Anyway, I paid a visit to see what's new, and discovered to my joy that they had a Pro-Ject turntable on display. The 2 Xperience, in fact. I saw one before at Stereoland in Eden Prairie, a lost suburb that's impossible to traverse without a car - you're better off travelling by canoe than a city bus - where it was shyly tucked into a bottom shelf. I wasn't very impressed at all.
Saturday at Hi Fi, now, that's a different story. The 2 Xperience looked just fantastic.
You can see a photo of the Xperience above. It's a bit tough to find a good photo, since all I could find online were the company's stock photos. I don't think this was a big seller. Pro-Ject recently discontinued this model a few weeks ago. I didn't pay too much attention. I think that's because many of these tables are difficult to judge without seeing them in person. In online photos, the Xperience doesn't really look like much. In person, it's an entirely different game.
Pro-Ject's 2 Xperience retailed for $999, the same level where the RM5-SE now sits. Having seen both, I don't think there's really any competition. The Xperience is far and away the better looking turntable. The plinth (ugh, what a lousy name, just call it the board) is clear acrylic, as is the cover. The feet are shiny aluminum cones, and this gives the table an almost invisible presence. It also gives it a real "hi-fi" look. This fits in nicely with your big-screen HDTV and your state-of-the-art sound system. This baby just glows with style.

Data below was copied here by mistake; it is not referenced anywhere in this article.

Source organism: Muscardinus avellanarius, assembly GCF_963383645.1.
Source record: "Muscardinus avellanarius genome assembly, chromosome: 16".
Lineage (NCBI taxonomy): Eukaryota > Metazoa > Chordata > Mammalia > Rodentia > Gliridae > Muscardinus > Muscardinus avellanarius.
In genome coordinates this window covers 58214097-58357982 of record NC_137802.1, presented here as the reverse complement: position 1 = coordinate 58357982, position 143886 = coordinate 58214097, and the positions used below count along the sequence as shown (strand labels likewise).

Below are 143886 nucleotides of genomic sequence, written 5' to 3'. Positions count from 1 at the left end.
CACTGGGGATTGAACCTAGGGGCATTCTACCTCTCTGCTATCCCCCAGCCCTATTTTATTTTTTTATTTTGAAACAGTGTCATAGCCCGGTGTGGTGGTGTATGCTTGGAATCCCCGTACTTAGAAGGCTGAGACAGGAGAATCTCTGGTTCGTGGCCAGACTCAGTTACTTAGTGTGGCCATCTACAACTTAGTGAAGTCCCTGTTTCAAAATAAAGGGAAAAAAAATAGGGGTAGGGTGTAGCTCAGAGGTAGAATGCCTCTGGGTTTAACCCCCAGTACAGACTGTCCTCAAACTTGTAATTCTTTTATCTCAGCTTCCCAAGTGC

The tonearm is the very impressive carbon-fibre arm, and it's very big and beefy, moves nicely, carries itself nicely. Immediately, I knew this was a great leap from my humble Debut. You can see how Pro-Ject's tonearms become better designs the higher up the ladder you climb. At this point, between the entry-level Debut, and the high-end RM9, it's really starting to show its style.
The platter is a blackened mass of fiberboard (MDF) and vinyl on top. This is similar to what's used on the RM5, but it looks more polished, more coherent. This doesn't look like a slab of plywood; nothing about it looks cheap. It looks like a very solid, very stylish platter. I'm still greatly smitten by the acrylic platters, ever since I bought one for my Debut, so it's hard for me to move on to anything else. But I think this design works best for the Xperience.
The motor is located away from the platter and tonearm, on the back left corner. This is a feature for the higher-end turntables, when you know you've stepped into the next realm of hi-fi audio. The point is to reduce or eliminate the motor vibrations, and keep them away from that tonearm needle. This is the curse of all turntables, and most high-end models simply move the motor away from the rest of the board entirely. This mid-price range is where you begin to see this evolution. Music Hall's MMF5 and MMF7 tables also place their motors away in this fashion.